Like most short story collections, the selections ranged from dull to mind blowing. But in this case, the selections are skewed more towards mind-blowing. I'm finding the Chinese have a refreshingly unique point of view in their sci-fi, and I'm loving it. I think the final tale, "Songs of Ancient Earth", is probably my favorite of the bunch. Definitely a great introduction to what's coming out of the Middle Kingdom in genre fiction. Like most short story collections, the selections ranged from dull to mind blowing. But in this case, the selections are skewed more towards mind-blowing. I'm finding the Chinese have a refreshingly unique point of view in their sci-fi, and I'm loving it. I think the final tale, "Songs of Ancient Earth", is probably my favorite of the bunch. Definitely a great introduction to what's coming out of the Middle Kingdom in genre fiction.

  2. 5 out of 5

    Maria Haskins

    An excellent anthology of Chinese sci-fi with a wide range of stories. I was unfamiliar with most of the writers here, except Liu Cixin, but I found many authors I wanted to read more by. Highly recommended for any and all science fiction fans.

  3. 4 out of 5

    Celia Burn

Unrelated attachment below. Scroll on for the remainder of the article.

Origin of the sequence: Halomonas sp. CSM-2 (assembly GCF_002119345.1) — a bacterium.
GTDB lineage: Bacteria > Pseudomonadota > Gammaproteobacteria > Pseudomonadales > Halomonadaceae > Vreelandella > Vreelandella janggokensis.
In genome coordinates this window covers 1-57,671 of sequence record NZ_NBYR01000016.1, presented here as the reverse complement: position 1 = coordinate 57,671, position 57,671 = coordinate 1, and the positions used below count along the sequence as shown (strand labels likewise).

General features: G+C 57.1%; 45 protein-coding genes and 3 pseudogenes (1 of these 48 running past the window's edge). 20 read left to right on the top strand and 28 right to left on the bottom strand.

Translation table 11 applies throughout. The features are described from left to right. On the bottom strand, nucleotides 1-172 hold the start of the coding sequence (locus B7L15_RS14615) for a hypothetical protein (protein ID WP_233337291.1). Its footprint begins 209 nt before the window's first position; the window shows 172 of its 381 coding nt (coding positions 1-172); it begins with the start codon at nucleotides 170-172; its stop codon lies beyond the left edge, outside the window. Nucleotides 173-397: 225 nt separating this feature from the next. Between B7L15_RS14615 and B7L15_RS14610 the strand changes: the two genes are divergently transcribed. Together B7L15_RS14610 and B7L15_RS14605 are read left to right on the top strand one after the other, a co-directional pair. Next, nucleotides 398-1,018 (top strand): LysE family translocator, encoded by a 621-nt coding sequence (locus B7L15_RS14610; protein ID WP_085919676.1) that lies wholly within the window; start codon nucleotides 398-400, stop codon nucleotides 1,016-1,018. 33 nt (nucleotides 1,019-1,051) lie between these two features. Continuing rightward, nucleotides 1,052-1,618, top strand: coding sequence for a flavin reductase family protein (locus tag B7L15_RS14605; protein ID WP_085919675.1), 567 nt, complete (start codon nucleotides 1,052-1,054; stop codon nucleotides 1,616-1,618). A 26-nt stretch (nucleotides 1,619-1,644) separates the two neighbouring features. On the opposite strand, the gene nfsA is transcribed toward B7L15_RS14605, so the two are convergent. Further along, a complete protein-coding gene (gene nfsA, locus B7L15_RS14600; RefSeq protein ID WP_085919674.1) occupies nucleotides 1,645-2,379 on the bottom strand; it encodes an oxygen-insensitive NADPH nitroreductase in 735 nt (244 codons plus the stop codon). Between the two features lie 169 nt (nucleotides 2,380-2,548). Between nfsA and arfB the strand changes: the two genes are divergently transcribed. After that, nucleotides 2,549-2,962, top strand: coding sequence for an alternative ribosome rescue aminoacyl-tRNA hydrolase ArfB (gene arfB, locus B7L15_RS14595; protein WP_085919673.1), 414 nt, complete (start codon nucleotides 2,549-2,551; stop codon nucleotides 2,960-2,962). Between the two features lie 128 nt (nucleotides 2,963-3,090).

I was initially discouraged to read this collection after seeing all the abysmal and mediocre reviews for it, but I’m glad I ultimately didn’t trust the mainstream opinion. The translators of all of these stories were actually quite good and thoughtful in their choice of words; the stories flowed eloquently, with technical speech peppered throughout, which made the ideas not overly pretentious and still imparted some of the technical aspects for the nerds. For newcomers to Chinese sci-fi, many of I was initially discouraged to read this collection after seeing all the abysmal and mediocre reviews for it, but I’m glad I ultimately didn’t trust the mainstream opinion. The translators of all of these stories were actually quite good and thoughtful in their choice of words; the stories flowed eloquently, with technical speech peppered throughout, which made the ideas not overly pretentious and still imparted some of the technical aspects for the nerds. For newcomers to Chinese sci-fi, many of these famous authors started writing after years of professional engineering (Liu Cixin being the most famous in the states) and as postgrads/lecturers of physics, art history, literature, computer programming, political media, etc. and it really shows through each author’s fantastical imagination writing across their dedicated field of study. There are some cultural references throughout and translator notes included for those interested, which I personally appreciated the wordplays and homages to historical events, but the stories would still be enjoyable without reading them if you just don’t care. Also, for more recommended reading in this same vein, quite a few of these authors have other stories which have been translated to English in the Chinese sci-fi collections Broken Stars and Invisible Planets (edited by Ken Liu) or full books to look out for from the contributors Chen Qiufan, Xia Jia, Han Song, Fei Dao, Bao Shu and Liu Cixin, who just released his own short story collection To Hold Up the Sky a few months ago.